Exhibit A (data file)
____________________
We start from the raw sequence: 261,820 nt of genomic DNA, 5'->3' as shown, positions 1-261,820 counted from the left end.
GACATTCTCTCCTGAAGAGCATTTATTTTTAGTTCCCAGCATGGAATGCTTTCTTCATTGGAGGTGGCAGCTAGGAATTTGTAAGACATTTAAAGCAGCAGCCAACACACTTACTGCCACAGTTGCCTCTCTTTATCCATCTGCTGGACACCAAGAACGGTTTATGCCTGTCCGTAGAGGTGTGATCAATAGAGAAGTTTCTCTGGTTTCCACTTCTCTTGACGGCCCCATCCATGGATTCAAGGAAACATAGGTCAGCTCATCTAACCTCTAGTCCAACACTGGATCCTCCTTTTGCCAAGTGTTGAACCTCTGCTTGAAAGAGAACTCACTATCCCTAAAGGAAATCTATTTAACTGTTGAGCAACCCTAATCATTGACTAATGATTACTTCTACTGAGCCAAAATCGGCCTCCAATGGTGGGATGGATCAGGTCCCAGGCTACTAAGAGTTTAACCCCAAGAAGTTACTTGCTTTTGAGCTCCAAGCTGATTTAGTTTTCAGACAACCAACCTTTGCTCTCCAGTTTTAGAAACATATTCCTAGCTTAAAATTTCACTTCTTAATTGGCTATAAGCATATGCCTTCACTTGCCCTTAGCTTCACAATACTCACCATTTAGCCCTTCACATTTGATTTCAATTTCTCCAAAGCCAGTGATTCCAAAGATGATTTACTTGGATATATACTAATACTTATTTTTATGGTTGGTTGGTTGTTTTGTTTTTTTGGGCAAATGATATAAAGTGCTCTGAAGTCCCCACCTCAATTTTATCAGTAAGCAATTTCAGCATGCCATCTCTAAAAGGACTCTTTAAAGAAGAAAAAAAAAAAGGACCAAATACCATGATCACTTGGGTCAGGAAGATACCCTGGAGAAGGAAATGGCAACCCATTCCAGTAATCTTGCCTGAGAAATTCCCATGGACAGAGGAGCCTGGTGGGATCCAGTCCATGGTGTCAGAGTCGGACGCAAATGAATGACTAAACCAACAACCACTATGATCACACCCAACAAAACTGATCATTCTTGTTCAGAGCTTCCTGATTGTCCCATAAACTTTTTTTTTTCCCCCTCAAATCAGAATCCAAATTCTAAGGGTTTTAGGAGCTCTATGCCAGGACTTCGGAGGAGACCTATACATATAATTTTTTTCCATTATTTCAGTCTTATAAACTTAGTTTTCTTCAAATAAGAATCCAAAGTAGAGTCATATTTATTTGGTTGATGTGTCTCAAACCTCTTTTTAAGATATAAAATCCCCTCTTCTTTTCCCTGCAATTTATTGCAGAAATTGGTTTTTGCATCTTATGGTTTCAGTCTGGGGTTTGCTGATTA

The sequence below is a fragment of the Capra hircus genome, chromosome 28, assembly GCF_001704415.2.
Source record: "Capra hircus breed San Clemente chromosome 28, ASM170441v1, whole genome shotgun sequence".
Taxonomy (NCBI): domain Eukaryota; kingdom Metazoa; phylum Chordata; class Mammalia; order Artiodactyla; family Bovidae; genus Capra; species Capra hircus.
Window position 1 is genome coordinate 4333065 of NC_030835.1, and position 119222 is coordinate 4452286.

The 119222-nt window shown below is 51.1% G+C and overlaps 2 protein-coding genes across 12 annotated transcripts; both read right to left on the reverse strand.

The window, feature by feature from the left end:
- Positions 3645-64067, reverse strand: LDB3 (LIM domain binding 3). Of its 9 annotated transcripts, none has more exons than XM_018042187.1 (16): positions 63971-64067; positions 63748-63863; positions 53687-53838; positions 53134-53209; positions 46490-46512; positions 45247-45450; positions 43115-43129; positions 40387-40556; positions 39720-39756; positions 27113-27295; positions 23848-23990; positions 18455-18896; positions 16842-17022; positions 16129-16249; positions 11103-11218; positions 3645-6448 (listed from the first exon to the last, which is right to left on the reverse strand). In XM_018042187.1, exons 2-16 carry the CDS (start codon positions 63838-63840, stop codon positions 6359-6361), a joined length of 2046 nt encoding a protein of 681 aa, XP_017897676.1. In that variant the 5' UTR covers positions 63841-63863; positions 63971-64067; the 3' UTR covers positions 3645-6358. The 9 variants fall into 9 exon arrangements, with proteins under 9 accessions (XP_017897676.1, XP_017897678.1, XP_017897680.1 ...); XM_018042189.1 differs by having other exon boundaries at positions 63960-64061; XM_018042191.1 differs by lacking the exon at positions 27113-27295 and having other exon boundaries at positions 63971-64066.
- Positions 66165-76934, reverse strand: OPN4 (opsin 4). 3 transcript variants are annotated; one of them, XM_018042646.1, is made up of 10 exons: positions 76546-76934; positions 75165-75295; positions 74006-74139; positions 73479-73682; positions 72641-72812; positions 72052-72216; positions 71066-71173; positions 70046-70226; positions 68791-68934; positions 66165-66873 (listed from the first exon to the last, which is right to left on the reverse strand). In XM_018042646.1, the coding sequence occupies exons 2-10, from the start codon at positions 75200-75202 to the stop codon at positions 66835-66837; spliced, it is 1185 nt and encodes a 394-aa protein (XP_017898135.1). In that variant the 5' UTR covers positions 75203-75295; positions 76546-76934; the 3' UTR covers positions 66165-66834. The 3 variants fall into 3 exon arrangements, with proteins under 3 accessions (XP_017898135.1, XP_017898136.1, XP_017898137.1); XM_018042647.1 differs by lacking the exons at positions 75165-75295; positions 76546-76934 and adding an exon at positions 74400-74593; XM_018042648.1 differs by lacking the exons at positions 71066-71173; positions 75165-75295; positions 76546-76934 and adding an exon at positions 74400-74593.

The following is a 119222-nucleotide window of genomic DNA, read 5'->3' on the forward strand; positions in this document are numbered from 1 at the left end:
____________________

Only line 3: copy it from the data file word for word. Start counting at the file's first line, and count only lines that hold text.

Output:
The sequence below is a fragment of the Capra hircus genome, chromosome 28, assembly GCF_001704415.2.